Curdridge Parish Council

Obituaries

Neil Evans 1933 - 2013

 

Neil was often described as a gentleman.  For people who met him for the first time, this would be a reaction to the meticulous way he dressed, with suit and tie, polished shoes and neatly trimmed moustache.  For others that knew him better, this went deeper than the simple exterior.  These people had experienced the underlying principles he lived and worked by, crowning of which his sense of honour.

The people that knew him best knew a man with huge compassion for and empathy with others, a resolute, totally principled, man always ready to help and support anyone.  All of these qualities made him a truly outstanding gentleman.  Consistent throughout Neil’s business and personal life was his strength, energy, honesty, perseverance, and  truth-to-say,  sheer bloody mindedness in never giving up.

These are the qualities that made him so special. He was always ready with sage words and support, able to admit when he was wrong, but more importantly he gave encouragement never criticism.

He was born in 1933, a beloved only child for Alice and Glyn.  His early years were spent in Cardiff being sent to boarding school at the age of 8.  Upon leaving school he joined The Daimler Car Company as an indentured apprentice.  At the end of his apprenticeship he had the honour of becoming a Freeman of the City of Coventry.

Leaving Daimler, Neil joined the Royal Electrical and Mechanical Engineers (REME).  True to his character he joined as an officer cadet.  This was an unbelievable achievement for someone, who had not attended University and was committed to serving only his National Service.   Neil did possess truly outstanding abilities and determination.  Posted to Germany it was again very much against all odds but he secured married quarters which were the absolute preserve of senior officers only.  Marrying in October 1955 Neil embarked on the road that gave him greatest joy in his life, namely his family.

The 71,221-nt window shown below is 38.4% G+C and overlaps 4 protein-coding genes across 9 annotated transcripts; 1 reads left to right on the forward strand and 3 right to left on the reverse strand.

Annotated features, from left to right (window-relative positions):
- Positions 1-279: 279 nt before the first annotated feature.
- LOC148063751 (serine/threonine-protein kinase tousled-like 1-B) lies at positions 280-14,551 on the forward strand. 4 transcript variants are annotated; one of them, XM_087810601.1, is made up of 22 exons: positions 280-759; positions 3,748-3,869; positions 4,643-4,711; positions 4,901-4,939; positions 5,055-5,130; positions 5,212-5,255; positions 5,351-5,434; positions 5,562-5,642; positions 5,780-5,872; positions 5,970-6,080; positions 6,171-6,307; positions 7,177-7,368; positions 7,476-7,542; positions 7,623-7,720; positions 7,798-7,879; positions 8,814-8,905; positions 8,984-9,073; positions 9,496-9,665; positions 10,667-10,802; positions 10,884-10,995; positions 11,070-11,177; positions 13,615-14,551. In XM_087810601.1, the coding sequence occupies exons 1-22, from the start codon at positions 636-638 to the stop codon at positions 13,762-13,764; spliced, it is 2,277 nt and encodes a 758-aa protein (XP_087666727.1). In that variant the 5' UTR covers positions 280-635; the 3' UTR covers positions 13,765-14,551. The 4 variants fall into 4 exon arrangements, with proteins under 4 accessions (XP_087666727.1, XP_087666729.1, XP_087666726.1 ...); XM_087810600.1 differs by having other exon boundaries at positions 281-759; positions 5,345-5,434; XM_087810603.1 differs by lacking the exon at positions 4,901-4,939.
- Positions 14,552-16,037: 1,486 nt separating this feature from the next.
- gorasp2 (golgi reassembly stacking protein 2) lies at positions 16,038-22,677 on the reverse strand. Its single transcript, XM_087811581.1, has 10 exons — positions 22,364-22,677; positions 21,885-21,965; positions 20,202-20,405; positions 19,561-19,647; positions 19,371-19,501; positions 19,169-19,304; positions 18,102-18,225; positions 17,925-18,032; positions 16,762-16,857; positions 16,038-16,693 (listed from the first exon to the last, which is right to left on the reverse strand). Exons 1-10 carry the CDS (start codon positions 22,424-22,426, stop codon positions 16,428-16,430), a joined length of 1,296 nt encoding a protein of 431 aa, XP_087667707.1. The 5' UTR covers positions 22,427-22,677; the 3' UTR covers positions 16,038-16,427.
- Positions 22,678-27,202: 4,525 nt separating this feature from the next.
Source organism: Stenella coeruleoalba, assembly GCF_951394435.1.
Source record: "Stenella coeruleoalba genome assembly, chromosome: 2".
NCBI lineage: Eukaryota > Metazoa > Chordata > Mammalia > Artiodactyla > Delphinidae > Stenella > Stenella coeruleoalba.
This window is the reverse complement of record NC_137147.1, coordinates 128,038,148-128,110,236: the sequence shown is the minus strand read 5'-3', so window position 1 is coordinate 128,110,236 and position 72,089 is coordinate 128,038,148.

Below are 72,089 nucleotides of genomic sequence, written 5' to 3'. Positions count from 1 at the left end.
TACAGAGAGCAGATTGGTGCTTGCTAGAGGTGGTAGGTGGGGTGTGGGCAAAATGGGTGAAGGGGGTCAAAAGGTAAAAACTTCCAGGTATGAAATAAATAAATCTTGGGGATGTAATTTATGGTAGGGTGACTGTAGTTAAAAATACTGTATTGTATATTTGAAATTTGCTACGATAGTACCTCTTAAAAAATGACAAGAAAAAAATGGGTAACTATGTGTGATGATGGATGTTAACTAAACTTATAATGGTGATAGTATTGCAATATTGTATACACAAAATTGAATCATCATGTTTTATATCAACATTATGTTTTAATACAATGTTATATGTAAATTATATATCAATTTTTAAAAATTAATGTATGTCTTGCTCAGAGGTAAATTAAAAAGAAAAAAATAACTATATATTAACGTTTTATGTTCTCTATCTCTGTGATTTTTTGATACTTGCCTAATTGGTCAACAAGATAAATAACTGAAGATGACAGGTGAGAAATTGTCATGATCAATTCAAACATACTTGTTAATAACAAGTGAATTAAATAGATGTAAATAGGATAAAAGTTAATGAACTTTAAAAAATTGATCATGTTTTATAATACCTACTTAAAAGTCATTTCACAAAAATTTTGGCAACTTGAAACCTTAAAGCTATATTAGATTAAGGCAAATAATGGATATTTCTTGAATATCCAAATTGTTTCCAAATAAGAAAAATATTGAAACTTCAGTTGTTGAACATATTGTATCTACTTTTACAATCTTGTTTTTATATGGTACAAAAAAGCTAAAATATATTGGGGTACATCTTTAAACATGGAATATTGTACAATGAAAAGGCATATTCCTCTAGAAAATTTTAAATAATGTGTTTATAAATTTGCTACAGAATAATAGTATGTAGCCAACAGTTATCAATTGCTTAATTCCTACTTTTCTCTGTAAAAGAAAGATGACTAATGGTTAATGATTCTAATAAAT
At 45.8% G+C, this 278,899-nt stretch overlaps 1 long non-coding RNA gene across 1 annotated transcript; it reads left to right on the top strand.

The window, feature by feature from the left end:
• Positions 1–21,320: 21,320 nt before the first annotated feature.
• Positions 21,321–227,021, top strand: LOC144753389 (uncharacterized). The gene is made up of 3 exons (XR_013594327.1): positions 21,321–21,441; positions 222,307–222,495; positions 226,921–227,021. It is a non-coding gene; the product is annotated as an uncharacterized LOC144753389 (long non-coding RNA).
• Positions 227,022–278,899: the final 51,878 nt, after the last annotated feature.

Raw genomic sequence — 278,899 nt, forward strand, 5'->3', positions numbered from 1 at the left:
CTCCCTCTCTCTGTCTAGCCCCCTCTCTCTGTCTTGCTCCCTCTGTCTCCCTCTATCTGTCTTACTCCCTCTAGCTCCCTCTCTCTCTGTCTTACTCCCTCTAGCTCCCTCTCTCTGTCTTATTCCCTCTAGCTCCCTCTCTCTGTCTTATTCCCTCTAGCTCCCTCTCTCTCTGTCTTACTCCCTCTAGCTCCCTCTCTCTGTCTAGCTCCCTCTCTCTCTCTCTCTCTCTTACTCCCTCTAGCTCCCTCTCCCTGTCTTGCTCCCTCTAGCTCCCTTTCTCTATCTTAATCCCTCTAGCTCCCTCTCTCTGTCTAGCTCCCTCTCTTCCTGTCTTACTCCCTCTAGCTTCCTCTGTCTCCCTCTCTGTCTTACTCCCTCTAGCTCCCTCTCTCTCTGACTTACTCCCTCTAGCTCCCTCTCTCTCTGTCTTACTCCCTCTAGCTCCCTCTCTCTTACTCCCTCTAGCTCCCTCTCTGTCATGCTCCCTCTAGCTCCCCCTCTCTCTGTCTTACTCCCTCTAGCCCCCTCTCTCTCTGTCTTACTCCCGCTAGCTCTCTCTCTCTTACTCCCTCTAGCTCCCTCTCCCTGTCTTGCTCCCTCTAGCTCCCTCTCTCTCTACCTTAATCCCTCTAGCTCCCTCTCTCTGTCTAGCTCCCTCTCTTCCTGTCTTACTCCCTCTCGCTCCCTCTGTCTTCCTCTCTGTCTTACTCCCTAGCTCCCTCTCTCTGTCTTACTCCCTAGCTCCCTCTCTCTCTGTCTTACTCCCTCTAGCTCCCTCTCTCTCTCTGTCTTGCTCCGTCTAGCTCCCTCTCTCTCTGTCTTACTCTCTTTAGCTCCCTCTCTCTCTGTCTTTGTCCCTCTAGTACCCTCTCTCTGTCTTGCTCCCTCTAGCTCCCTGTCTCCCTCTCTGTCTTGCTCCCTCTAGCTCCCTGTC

The next 15 years were spent working for Shell Oils.  The desire to run his own business however led Neil with his closest friend, Noel Coplestone, to purchase a filling station and car repairers in West End, Southampton. Viking Garages was born. Neil worked tirelessly since 1972 to build the business - many men would have broken in the face of the obstacles and difficulties that presented themselves over the years. He took them in his stride and was relentless in overcoming them. Viking will be a lasting legacy to him.

It was a wonder how Neil was able, with all these pressures, to give so much to other people.  Round Table and Rotary for which he served two terms as president were very important to him.  He was closely involved in many charity and fund raising events.  Young carers weekends through Rotary and a youth crime prevention initiative at Fairthorne Manor in conjunction with Eastleigh Borough Council were two activities that were particularly dear to him.  As ever he was freely giving of his time.  The only reward he sought was the friendship which I know he received from those around him.  For many years he served on Curdridge Parish Council becoming Chairman for the last 3 of those years.
(With thanks to the Evans’ family for a transcript of their eulogy for editing)

 

 

 

Norman Hibdige 1930 - 2013

 

In making this tribute to Norman. ’Our Norm’, as Dora would say. She would also say under her breath what’s he letting me in for this time? You see they were a team and they worked so well together. I can’t begin to portray what Norman did for Curdridge, but quietly he donated his retirement to the village it’s community and eventually to Winchester City Council.